Today’s opining on the public discourse.
Tom DeLay needs moolah for his wanna-be Move-on.org scheme:
Disgraced former House Majority Leader Tom DeLay has been making noises for a couple of years now about creating his own MoveOn.org-for-the-right activist group, which presumably would offer him a vehicle for, well, whatever it is DeLay does. Last November, he made it official, launching the “Coalition for a Conservative Majority.”
Since then, the group has had a real impact by … well, there was the one time it …. the CCM certainly made a splash when the group …. OK, no one’s heard a word from DeLay’s outfit since it started begging for cash last year. But Bob Novak reported today that DeLay is still
out there, pushing his little group, and imploring right-wing activists to send him a check.
DeLay, who has endorsed John McCain after expressing misgivings, takes positions to the right of the Republican presidential candidate in his fund-raising appeal. DeLay asks: ”Are you concerned by the growing evidence that there are powerful forces inside our government and out who are quietly moving to have America absorbed into a globalist style ‘North American Union’ with Canada and Mexico?”
Yes, this is what DeLay has been reduced to. The former House Majority Leader wants people to believe — as Tom Tancredo, Lou Dobbs, and Ron Paul fear — that U.S. borders will be dissolved and we’ll have one big continental country. But if unhinged conservatives send the former exterminator a check, DeLay will step up to take on the “powerful forces inside our government.”
Yeah, right. This is how the right envisions grassroots movements: one big, powerful pol comes up with an idea, and then starts begging funds with ridiculous conspiracy theories. Brilliant. I think they’re a little unclear on the concept of a “grass-roots movement.” And when you send out a man as discredited as DeLay with hat in hand, well, is it any wonder his pet project has failed to make any impact at all?
And in other scared-shitless Republicon news, Carpetbagger reports that the “tie Dems to Obama” meme has been abandoned in favor of “tell local people you give two shits about them – in other words, lie” meme:
Now, conservative candidates are being urged to follow a very different tack.
A new playbook for House Republicans urges them to run essentially as independents, showing empathy for voters, emphasizing local issues and ignoring many traditional party campaign practices. [emphasis added]
The advice for House candidates is part of an effort to minimize Republican losses in a year when voters are exasperated by the economy, the Iraq war and President Bush:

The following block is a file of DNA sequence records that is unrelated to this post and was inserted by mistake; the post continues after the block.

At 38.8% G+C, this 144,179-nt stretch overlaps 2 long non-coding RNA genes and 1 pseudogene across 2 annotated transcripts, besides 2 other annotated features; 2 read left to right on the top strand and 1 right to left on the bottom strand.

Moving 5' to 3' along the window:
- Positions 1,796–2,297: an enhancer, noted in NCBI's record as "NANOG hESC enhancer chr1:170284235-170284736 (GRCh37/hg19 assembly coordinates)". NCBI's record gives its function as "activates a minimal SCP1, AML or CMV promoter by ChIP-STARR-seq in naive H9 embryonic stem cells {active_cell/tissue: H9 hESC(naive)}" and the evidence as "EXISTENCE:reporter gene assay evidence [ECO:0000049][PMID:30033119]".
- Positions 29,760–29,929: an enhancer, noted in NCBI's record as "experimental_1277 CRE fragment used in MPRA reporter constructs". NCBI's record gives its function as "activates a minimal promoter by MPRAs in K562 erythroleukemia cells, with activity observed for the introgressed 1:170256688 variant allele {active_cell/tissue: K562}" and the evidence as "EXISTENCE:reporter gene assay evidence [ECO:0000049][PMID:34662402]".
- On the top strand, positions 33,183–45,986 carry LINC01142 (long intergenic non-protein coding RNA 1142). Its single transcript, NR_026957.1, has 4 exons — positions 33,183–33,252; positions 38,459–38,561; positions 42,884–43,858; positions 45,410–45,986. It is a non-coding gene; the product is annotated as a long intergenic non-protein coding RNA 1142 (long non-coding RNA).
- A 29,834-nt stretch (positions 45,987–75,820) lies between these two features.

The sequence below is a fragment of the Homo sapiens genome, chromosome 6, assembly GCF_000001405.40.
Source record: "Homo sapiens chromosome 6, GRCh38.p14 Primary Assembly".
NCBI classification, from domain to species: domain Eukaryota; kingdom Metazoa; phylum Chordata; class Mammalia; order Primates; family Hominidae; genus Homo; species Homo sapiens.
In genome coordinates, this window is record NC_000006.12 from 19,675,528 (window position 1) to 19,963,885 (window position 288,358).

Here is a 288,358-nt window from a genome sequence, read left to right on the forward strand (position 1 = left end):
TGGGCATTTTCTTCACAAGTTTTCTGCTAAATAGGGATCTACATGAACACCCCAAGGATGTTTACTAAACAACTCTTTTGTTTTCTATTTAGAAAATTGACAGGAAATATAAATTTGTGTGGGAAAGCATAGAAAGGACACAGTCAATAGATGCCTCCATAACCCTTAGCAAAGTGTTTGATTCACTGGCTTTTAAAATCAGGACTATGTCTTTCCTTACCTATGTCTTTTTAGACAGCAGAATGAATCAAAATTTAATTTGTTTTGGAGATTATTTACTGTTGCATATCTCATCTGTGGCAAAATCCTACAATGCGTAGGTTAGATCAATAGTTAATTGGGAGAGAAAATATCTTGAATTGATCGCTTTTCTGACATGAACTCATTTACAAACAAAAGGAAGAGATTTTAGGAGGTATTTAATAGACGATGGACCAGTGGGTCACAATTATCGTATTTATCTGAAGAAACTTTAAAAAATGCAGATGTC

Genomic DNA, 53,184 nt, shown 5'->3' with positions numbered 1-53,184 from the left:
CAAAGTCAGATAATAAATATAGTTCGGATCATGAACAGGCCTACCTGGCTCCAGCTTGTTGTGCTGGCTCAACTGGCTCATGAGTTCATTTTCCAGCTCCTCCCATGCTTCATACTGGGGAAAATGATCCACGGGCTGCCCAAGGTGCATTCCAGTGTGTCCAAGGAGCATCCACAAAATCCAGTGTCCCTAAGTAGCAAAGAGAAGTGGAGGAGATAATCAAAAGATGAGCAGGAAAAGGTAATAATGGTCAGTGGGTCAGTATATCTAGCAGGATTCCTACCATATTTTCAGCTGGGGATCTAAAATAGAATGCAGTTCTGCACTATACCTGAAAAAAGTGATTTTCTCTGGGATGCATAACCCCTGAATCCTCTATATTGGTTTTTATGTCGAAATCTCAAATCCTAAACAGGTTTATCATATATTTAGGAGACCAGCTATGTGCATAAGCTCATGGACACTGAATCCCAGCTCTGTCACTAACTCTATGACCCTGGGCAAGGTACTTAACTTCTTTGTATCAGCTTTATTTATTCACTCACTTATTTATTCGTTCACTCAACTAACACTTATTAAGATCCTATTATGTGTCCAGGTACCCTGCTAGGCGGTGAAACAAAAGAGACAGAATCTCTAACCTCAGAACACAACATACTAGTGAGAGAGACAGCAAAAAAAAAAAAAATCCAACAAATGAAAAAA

“Encourage Republican candidates to establish themselves in a personal manner, emphasizing local issues whenever possible.”
The playbook added that Republican candidates should “develop an issues matrix that is different than in years past.” The party lost its special elections in the spring because its candidates failed to successfully establish “themselves and their local brand in contrast to the negative perception of the national GOP.”
So what they’re trying to do is take a few quick steps away from the national GOP. It’s equivalent to a teenager trying to walk far enough away from a parent to pretend that they’re in no way associated with the remarkable dweeb who happens to be walking in the same direction. Cute, aren’t they?
CB also noticed how allergic Republicons have become to the party name:
It’s striking, though, to see the advice in action. In some instances, Republicans no longer even want to tell voters which party they belong to.
Eric Kleefeld had a report from Washington state, where some statewide Republican candidates are running “without that pesky R-word next to their names.”
This was made possible by the recent adoption of a new electoral system for the state, known as “Top-Two.” All candidates will run on the same ballot, and the top two will go to a runoff election, regardless of party. The tricky part is that each candidate will get to choose the party label next to their name.
All of this means a Republican can list himself as something else — and one of the two candidates even acknowledged to us that he’s doing so precisely because he knows the GOP brand is lethal.
Dino Rossi, the 2004 Republican nominee for governor, is choosing to run as “GOP Party” for his second try. Then there’s Curt Fackler, the county Republican chairman in their stronghold area of Spokane County — he’s running for insurance commissioner as an independent, or “No Party Preference”! [emphasis added]
When even Republicons in Republicon strongholds have to say, “What me, a Republican? No! Really, I’m not! I’m an… um… independent!” you know the brand is in the deepest of deep shit.
Dana is pleased.
Drinks are on me tonight.